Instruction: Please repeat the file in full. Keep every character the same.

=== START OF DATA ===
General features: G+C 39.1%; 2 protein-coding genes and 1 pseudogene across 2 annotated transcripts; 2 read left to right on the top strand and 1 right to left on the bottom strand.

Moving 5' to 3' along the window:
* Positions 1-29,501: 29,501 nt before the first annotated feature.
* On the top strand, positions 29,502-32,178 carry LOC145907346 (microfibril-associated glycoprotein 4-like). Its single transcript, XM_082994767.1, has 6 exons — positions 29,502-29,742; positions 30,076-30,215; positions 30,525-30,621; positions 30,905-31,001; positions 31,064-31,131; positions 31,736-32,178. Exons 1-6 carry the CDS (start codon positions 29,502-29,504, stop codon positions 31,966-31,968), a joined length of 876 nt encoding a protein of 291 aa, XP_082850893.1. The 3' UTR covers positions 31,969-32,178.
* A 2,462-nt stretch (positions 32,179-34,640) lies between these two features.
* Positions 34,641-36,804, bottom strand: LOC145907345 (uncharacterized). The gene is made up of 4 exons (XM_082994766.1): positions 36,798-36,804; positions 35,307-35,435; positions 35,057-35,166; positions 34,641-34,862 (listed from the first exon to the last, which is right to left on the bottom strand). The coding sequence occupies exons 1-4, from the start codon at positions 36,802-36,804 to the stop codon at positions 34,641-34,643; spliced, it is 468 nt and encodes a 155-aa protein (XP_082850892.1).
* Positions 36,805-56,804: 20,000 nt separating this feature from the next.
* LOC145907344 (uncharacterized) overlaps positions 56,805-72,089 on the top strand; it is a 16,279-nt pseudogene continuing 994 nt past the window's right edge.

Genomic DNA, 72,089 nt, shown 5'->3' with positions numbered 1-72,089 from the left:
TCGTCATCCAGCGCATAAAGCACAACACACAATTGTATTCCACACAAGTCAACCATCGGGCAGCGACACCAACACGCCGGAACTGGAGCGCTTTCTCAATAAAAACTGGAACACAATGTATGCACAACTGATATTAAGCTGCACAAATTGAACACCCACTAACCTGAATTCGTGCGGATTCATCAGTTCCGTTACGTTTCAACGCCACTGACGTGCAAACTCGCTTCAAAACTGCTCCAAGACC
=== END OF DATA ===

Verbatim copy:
General features: G+C 39.1%; 2 protein-coding genes and 1 pseudogene across 2 annotated transcripts; 2 read left to right on the top strand and 1 right to left on the bottom strand.

Moving 5' to 3' along the window:
* Positions 1-29,501: 29,501 nt before the first annotated feature.
* On the top strand, positions 29,502-32,178 carry LOC145907346 (microfibril-associated glycoprotein 4-like). Its single transcript, XM_082994767.1, has 6 exons — positions 29,502-29,742; positions 30,076-30,215; positions 30,525-30,621; positions 30,905-31,001; positions 31,064-31,131; positions 31,736-32,178. Exons 1-6 carry the CDS (start codon positions 29,502-29,504, stop codon positions 31,966-31,968), a joined length of 876 nt encoding a protein of 291 aa, XP_082850893.1. The 3' UTR covers positions 31,969-32,178.
* A 2,462-nt stretch (positions 32,179-34,640) lies between these two features.
* Positions 34,641-36,804, bottom strand: LOC145907345 (uncharacterized). The gene is made up of 4 exons (XM_082994766.1): positions 36,798-36,804; positions 35,307-35,435; positions 35,057-35,166; positions 34,641-34,862 (listed from the first exon to the last, which is right to left on the bottom strand). The coding sequence occupies exons 1-4, from the start codon at positions 36,802-36,804 to the stop codon at positions 34,641-34,643; spliced, it is 468 nt and encodes a 155-aa protein (XP_082850892.1).
* Positions 36,805-56,804: 20,000 nt separating this feature from the next.
* LOC145907344 (uncharacterized) overlaps positions 56,805-72,089 on the top strand; it is a 16,279-nt pseudogene continuing 994 nt past the window's right edge.

Genomic DNA, 72,089 nt, shown 5'->3' with positions numbered 1-72,089 from the left:
TCGTCATCCAGCGCATAAAGCACAACACACAATTGTATTCCACACAAGTCAACCATCGGGCAGCGACACCAACACGCCGGAACTGGAGCGCTTTCTCAATAAAAACTGGAACACAATGTATGCACAACTGATATTAAGCTGCACAAATTGAACACCCACTAACCTGAATTCGTGCGGATTCATCAGTTCCGTTACGTTTCAACGCCACTGACGTGCAAACTCGCTTCAAAACTGCTCCAAGACC